If that changed -- if modern hits with overtly problematic messages began to stir up debate or controversy -- it would prompt a closer examination of said songs by radio stations.

"Let's say 'Blurred Lines' came out and people didn't want to hear it then because they thought it was an inappropriate message, then we would have to make that decision to serve our audience [and] our listeners," she said of the Robin Thicke tune that features a lyric stating, "I know you want it."

That, she said, is "the power of local radio."

Snowball Effect

In his 25 years in radio, Figula had never had a song elicit a reaction like the one he was receiving prior to pulling "Baby, It's Cold Outside" off the air.

He never shared with his listeners the station's decision, and it was never talked about on air. But when a local TV station got wind of it and ran a story, the response was massive.

Within 24 hours, Figula estimates they received thousands of complaints, some threatening boycotts, protests and threats. Yes, threats. Over a song.

Figula's theory on this is that Christmas music is a little more personal to people -- both a warm, comforting blanket through which stress can't permeate and a happy reminder of opening up your first bicycle.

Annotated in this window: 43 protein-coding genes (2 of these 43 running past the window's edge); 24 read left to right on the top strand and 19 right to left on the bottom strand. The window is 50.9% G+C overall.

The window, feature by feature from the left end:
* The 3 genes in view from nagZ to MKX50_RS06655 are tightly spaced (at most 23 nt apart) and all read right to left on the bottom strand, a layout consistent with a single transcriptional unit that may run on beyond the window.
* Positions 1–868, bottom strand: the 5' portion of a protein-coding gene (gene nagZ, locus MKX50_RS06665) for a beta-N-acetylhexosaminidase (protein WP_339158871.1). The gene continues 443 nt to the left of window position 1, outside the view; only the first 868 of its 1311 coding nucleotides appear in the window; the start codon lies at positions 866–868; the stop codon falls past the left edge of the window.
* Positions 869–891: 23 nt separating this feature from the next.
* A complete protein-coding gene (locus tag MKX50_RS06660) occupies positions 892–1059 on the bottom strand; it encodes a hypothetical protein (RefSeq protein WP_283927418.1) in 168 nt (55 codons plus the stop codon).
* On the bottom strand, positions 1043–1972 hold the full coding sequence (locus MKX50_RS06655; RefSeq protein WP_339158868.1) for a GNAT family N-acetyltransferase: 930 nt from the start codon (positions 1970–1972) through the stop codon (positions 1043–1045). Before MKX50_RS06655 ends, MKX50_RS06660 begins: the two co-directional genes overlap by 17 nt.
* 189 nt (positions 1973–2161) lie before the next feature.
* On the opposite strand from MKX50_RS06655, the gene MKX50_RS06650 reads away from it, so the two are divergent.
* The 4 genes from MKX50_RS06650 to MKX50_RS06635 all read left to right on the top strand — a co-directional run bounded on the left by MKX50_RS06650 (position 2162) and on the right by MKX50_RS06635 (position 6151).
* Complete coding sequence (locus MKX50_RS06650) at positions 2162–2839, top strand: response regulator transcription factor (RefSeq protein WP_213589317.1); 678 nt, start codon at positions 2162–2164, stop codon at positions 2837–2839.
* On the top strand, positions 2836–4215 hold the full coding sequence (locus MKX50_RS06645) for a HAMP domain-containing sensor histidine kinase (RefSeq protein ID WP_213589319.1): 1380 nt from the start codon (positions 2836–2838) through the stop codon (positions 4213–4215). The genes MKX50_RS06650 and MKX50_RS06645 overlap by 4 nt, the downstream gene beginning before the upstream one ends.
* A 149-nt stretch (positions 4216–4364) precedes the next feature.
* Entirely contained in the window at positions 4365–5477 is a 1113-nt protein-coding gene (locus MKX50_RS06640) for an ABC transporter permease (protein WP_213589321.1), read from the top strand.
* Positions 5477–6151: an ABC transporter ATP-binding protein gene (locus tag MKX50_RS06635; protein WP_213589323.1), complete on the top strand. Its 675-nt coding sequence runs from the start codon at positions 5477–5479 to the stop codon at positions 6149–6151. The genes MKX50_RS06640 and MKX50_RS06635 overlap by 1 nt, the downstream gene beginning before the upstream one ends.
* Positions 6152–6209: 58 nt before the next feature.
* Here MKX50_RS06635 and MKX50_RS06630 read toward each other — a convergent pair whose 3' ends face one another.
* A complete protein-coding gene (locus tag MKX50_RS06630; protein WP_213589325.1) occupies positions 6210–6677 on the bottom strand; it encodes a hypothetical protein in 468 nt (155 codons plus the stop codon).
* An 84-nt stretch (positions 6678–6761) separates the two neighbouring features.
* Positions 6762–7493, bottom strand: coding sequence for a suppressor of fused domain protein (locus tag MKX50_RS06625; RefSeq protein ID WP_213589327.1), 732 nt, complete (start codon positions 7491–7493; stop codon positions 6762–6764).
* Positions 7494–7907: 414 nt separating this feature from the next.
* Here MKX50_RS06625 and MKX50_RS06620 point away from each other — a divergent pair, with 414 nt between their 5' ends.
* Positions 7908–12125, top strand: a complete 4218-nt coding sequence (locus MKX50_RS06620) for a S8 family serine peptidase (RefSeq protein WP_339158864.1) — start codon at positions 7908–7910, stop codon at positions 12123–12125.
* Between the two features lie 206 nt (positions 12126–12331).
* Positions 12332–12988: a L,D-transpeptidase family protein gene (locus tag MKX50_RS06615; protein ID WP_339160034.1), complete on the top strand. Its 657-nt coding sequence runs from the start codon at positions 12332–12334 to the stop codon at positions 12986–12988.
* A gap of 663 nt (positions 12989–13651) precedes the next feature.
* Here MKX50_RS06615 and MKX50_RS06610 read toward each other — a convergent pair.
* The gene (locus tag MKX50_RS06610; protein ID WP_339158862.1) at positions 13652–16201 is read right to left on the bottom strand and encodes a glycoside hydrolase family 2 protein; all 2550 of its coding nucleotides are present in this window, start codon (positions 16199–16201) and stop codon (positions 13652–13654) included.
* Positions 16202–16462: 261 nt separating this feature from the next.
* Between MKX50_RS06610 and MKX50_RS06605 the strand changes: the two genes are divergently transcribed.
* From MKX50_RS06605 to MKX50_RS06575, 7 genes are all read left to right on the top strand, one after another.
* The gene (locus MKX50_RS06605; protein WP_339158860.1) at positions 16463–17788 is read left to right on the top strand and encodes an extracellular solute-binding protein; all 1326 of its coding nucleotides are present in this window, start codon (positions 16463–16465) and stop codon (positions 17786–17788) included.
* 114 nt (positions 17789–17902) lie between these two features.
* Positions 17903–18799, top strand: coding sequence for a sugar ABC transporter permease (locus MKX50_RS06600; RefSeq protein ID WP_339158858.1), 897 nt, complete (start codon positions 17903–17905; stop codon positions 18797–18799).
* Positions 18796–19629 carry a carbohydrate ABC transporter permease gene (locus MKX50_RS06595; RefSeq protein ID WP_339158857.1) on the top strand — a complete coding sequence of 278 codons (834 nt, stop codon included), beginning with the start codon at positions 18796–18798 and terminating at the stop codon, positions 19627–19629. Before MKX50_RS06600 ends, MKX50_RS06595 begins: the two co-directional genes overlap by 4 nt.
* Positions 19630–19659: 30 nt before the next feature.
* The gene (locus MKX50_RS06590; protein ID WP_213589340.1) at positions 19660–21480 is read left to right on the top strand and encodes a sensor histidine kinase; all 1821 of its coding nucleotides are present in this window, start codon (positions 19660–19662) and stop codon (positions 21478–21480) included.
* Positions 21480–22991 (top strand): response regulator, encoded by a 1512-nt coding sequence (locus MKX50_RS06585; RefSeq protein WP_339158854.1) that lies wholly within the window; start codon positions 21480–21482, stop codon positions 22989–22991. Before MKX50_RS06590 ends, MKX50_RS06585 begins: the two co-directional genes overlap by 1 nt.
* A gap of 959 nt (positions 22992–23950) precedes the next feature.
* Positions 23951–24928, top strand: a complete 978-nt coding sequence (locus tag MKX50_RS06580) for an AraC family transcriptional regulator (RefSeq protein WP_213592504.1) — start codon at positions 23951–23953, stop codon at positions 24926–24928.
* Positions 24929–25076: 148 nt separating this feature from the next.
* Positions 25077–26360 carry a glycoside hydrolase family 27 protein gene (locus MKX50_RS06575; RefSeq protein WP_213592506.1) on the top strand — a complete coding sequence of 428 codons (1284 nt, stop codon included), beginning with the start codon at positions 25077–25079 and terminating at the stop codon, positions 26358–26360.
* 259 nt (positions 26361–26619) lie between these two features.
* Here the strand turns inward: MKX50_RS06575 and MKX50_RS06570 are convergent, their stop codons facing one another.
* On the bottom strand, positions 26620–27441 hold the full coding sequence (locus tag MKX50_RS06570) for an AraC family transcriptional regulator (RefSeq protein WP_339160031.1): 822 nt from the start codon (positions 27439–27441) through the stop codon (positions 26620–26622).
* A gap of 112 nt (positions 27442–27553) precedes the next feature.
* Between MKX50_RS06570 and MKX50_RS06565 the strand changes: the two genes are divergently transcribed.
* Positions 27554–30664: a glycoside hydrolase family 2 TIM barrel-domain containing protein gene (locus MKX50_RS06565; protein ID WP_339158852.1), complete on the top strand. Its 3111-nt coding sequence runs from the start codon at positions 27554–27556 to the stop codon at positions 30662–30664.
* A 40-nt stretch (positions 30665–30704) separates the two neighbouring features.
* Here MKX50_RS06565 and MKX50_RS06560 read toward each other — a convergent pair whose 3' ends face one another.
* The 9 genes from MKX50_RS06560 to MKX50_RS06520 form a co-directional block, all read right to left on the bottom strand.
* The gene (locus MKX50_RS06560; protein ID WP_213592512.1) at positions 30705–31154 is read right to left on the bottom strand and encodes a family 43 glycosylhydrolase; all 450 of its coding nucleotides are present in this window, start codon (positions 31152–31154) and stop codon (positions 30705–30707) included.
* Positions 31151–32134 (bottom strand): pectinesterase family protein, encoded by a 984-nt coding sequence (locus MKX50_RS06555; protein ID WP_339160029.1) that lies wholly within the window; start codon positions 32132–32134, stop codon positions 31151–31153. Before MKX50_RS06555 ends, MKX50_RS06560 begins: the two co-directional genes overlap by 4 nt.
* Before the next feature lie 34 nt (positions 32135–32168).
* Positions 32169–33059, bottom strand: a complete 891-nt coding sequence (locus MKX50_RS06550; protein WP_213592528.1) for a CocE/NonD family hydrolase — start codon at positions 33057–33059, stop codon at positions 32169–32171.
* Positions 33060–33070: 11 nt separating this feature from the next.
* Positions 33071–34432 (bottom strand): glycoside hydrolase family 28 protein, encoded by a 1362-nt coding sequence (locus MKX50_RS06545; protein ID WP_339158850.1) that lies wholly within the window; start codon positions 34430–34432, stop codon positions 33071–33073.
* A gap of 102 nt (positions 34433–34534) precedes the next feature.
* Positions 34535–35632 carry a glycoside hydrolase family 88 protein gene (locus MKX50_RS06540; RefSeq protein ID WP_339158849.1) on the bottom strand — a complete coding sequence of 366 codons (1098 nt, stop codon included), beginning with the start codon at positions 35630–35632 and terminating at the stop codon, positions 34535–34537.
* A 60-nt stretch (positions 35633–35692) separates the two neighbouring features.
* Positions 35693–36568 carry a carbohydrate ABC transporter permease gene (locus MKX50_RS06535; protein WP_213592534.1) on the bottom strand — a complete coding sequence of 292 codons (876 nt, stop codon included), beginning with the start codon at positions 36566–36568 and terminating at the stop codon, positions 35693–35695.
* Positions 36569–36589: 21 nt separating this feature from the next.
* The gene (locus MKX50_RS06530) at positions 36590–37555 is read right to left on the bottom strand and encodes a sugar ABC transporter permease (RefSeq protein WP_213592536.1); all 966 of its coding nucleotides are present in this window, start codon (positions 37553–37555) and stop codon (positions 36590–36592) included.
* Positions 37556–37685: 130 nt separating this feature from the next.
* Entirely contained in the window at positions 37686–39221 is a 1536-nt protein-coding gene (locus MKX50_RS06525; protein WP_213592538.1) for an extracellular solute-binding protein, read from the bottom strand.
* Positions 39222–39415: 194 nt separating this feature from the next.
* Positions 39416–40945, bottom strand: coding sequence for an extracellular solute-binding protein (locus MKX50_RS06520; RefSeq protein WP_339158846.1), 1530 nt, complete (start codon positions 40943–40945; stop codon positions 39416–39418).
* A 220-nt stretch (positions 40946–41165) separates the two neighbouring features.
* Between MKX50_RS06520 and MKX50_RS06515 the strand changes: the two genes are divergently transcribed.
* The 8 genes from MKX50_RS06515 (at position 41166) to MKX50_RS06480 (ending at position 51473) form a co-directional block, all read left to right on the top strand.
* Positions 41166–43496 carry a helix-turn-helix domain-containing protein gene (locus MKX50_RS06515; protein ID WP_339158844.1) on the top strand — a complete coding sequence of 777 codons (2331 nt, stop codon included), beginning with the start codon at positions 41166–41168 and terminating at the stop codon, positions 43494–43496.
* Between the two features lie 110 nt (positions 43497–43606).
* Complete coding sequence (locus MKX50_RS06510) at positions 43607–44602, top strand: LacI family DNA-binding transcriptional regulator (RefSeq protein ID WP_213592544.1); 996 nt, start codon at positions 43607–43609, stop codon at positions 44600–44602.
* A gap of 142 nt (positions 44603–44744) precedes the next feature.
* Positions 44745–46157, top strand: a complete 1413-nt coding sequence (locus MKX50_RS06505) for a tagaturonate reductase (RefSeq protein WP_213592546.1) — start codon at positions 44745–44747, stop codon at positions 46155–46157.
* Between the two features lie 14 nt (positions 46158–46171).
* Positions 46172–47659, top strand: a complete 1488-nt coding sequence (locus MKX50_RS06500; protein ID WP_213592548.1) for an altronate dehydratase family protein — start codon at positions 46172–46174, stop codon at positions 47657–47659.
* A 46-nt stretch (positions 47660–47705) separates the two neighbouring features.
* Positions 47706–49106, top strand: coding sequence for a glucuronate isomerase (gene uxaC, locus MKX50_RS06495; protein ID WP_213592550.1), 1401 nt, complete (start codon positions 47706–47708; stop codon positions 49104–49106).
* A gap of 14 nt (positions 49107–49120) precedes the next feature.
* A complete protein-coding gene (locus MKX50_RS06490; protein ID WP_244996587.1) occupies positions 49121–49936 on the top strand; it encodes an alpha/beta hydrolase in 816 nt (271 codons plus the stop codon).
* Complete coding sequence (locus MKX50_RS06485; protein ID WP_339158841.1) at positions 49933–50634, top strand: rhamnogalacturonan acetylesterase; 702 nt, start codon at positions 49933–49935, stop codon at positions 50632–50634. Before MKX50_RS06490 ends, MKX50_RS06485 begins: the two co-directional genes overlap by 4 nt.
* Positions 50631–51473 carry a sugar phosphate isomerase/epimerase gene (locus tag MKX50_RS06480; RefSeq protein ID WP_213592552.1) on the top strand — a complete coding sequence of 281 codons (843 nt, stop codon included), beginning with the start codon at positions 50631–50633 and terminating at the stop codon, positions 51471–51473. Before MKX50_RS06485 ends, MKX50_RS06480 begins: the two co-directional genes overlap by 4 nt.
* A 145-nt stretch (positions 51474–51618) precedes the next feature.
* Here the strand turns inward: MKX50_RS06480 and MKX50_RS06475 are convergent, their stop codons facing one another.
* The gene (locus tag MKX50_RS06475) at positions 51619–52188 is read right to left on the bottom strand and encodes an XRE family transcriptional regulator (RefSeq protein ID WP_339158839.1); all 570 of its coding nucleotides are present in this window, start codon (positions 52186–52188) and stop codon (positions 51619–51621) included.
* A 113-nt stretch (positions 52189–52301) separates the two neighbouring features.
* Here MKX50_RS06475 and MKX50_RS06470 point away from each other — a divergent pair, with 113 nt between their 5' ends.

On Tuesday afternoon, he decided to leave the song's fate up to a poll.

There are more than 10,000 votes so far, with 91% of respondents in favor of putting the song back on the air as of Friday evening.

Nationwide, "Baby, It's Cold Outside" has benefited little from the controversy, according to Figula.

In a period of seven days, the song received just 89 additional plays across about 180 radio stations nationwide monitored by metrics services MediaBase and BDS, according to Figula.

The biggest Christmas station in the US -- WLTW in New York City -- decreased its play of the song from 22 to 8 over that same seven day period, Figula says.

KOIT's poll closes December 10, but Figula has a feeling the results will stick.

"At the end of the day, what I learned is that some people feel that their freedoms are being stripped in various different situations in the US," he said. "Whether it's a monument in their city or legalization of something or whatever it is. You know, the border -- people have opinions. And the reality is the one thing that we all have that we utilize to escape all these crazy things in our life is Christmas music."

He's gathered this conclusion from interactions with people who reached out to the station. He responded to every email -- to the detriment of his sleep -- and called some of the people, too.

"Most of them are shocked when I respond and are shocked when I called them and their dialect is completely different from their initial email tone or their initial comments from social or email," he said. "People are shocked that I'm using the station account to join the conversation."

He was motivated by a desire to learn something -- and he has.

"We've learned is that it's important to have these conversations, but we just wish that people would make the conversations constructive and think before they speak."

That would be a snowball effect many could probably get behind.